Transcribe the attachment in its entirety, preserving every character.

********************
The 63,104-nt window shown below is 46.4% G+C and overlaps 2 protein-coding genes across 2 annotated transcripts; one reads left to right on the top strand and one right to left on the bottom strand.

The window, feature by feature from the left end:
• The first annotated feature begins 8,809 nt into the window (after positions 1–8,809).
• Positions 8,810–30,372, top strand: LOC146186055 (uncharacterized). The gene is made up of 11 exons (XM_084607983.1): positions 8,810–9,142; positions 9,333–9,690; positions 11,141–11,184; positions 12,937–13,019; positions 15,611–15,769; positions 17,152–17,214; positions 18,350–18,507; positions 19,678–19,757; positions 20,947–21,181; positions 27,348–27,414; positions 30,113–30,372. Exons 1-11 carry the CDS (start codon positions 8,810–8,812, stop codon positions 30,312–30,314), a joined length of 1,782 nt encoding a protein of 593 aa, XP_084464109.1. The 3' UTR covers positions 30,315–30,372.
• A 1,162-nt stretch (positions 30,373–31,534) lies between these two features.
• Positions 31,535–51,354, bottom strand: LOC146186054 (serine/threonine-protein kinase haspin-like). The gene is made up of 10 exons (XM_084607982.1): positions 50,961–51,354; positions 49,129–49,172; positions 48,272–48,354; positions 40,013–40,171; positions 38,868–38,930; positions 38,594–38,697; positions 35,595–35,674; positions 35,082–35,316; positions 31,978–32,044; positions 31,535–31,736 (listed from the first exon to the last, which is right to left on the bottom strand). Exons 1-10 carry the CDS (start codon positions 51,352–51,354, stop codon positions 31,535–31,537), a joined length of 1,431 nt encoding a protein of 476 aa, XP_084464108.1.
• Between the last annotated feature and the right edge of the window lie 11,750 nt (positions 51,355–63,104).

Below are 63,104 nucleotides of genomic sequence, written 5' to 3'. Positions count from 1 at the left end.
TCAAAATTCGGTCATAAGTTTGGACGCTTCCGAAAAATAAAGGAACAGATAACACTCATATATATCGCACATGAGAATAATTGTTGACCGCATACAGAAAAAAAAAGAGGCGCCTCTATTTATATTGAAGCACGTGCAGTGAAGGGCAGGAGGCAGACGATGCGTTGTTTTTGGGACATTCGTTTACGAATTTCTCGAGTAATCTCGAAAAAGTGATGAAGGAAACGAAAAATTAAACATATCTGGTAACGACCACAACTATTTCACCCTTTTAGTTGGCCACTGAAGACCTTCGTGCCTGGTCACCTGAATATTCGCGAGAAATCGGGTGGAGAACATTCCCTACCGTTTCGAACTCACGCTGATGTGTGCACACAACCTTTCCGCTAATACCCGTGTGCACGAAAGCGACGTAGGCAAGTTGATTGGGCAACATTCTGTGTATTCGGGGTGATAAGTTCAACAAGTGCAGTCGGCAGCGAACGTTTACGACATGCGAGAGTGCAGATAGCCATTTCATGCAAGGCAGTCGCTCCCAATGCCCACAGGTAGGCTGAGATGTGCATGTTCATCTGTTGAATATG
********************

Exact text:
The 63,104-nt window shown below is 46.4% G+C and overlaps 2 protein-coding genes across 2 annotated transcripts; one reads left to right on the top strand and one right to left on the bottom strand.

The window, feature by feature from the left end:
• The first annotated feature begins 8,809 nt into the window (after positions 1–8,809).
• Positions 8,810–30,372, top strand: LOC146186055 (uncharacterized). The gene is made up of 11 exons (XM_084607983.1): positions 8,810–9,142; positions 9,333–9,690; positions 11,141–11,184; positions 12,937–13,019; positions 15,611–15,769; positions 17,152–17,214; positions 18,350–18,507; positions 19,678–19,757; positions 20,947–21,181; positions 27,348–27,414; positions 30,113–30,372. Exons 1-11 carry the CDS (start codon positions 8,810–8,812, stop codon positions 30,312–30,314), a joined length of 1,782 nt encoding a protein of 593 aa, XP_084464109.1. The 3' UTR covers positions 30,315–30,372.
• A 1,162-nt stretch (positions 30,373–31,534) lies between these two features.
• Positions 31,535–51,354, bottom strand: LOC146186054 (serine/threonine-protein kinase haspin-like). The gene is made up of 10 exons (XM_084607982.1): positions 50,961–51,354; positions 49,129–49,172; positions 48,272–48,354; positions 40,013–40,171; positions 38,868–38,930; positions 38,594–38,697; positions 35,595–35,674; positions 35,082–35,316; positions 31,978–32,044; positions 31,535–31,736 (listed from the first exon to the last, which is right to left on the bottom strand). Exons 1-10 carry the CDS (start codon positions 51,352–51,354, stop codon positions 31,535–31,537), a joined length of 1,431 nt encoding a protein of 476 aa, XP_084464108.1.
• Between the last annotated feature and the right edge of the window lie 11,750 nt (positions 51,355–63,104).

Below are 63,104 nucleotides of genomic sequence, written 5' to 3'. Positions count from 1 at the left end.
TCAAAATTCGGTCATAAGTTTGGACGCTTCCGAAAAATAAAGGAACAGATAACACTCATATATATCGCACATGAGAATAATTGTTGACCGCATACAGAAAAAAAAAGAGGCGCCTCTATTTATATTGAAGCACGTGCAGTGAAGGGCAGGAGGCAGACGATGCGTTGTTTTTGGGACATTCGTTTACGAATTTCTCGAGTAATCTCGAAAAAGTGATGAAGGAAACGAAAAATTAAACATATCTGGTAACGACCACAACTATTTCACCCTTTTAGTTGGCCACTGAAGACCTTCGTGCCTGGTCACCTGAATATTCGCGAGAAATCGGGTGGAGAACATTCCCTACCGTTTCGAACTCACGCTGATGTGTGCACACAACCTTTCCGCTAATACCCGTGTGCACGAAAGCGACGTAGGCAAGTTGATTGGGCAACATTCTGTGTATTCGGGGTGATAAGTTCAACAAGTGCAGTCGGCAGCGAACGTTTACGACATGCGAGAGTGCAGATAGCCATTTCATGCAAGGCAGTCGCTCCCAATGCCCACAGGTAGGCTGAGATGTGCATGTTCATCTGTTGAATATG